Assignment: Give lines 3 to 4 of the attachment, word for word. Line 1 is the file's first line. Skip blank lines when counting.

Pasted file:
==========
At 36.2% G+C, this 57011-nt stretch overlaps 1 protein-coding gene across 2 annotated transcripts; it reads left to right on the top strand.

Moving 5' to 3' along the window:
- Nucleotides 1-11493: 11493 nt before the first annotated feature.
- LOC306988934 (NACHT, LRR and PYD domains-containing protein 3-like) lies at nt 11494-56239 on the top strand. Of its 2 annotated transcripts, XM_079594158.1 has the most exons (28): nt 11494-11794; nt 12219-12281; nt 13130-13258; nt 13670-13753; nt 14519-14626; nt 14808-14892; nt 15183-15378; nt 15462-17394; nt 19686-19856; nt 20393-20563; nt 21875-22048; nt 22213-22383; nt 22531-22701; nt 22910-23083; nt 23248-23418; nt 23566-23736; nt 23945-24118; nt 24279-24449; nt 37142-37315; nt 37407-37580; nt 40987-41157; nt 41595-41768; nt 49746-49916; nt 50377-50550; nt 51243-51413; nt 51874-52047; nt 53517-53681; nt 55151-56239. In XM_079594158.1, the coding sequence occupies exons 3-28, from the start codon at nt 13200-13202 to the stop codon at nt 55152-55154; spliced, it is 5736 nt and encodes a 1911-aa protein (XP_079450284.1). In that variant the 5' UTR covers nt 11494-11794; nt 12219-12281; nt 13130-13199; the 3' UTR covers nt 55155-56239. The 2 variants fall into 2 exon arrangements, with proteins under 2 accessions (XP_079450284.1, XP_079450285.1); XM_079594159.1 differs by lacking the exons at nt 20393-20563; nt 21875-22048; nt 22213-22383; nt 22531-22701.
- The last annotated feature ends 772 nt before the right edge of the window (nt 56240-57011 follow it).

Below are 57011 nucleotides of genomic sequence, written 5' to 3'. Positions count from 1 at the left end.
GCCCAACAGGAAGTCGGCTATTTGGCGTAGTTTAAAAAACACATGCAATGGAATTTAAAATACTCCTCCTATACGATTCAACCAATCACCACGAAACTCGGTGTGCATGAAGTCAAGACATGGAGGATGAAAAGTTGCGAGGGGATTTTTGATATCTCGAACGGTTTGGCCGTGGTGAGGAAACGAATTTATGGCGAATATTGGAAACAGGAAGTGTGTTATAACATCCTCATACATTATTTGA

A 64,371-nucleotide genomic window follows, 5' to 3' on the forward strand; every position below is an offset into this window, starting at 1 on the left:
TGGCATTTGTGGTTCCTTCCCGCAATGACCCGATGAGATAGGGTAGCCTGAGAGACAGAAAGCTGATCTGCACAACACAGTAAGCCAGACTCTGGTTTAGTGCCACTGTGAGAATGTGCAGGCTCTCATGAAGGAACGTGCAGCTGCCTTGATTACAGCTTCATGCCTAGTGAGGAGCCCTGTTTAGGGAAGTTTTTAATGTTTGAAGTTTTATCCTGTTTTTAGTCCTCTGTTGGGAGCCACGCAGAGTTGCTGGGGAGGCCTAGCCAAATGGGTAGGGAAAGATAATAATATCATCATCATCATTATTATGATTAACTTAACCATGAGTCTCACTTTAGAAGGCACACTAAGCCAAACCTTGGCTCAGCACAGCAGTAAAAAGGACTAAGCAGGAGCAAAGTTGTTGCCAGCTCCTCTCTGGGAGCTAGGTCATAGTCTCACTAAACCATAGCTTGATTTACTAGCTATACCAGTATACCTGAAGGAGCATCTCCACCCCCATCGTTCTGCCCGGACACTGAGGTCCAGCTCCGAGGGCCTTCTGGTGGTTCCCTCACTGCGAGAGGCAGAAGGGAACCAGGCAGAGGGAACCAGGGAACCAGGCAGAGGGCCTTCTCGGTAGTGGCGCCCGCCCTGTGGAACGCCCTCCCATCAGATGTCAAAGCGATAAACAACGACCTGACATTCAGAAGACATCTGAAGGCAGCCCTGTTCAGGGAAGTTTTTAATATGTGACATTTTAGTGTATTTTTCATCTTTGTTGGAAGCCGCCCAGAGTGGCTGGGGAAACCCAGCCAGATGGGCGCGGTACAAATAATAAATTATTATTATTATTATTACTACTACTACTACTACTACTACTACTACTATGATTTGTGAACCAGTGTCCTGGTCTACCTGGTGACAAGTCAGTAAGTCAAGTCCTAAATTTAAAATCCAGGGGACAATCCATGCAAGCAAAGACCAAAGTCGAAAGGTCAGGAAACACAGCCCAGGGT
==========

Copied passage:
- Nucleotides 1-11493: 11493 nt before the first annotated feature.
- LOC306988934 (NACHT, LRR and PYD domains-containing protein 3-like) lies at nt 11494-56239 on the top strand. Of its 2 annotated transcripts, XM_079594158.1 has the most exons (28): nt 11494-11794; nt 12219-12281; nt 13130-13258; nt 13670-13753; nt 14519-14626; nt 14808-14892; nt 15183-15378; nt 15462-17394; nt 19686-19856; nt 20393-20563; nt 21875-22048; nt 22213-22383; nt 22531-22701; nt 22910-23083; nt 23248-23418; nt 23566-23736; nt 23945-24118; nt 24279-24449; nt 37142-37315; nt 37407-37580; nt 40987-41157; nt 41595-41768; nt 49746-49916; nt 50377-50550; nt 51243-51413; nt 51874-52047; nt 53517-53681; nt 55151-56239. In XM_079594158.1, the coding sequence occupies exons 3-28, from the start codon at nt 13200-13202 to the stop codon at nt 55152-55154; spliced, it is 5736 nt and encodes a 1911-aa protein (XP_079450284.1). In that variant the 5' UTR covers nt 11494-11794; nt 12219-12281; nt 13130-13199; the 3' UTR covers nt 55155-56239. The 2 variants fall into 2 exon arrangements, with proteins under 2 accessions (XP_079450284.1, XP_079450285.1); XM_079594159.1 differs by lacking the exons at nt 20393-20563; nt 21875-22048; nt 22213-22383; nt 22531-22701.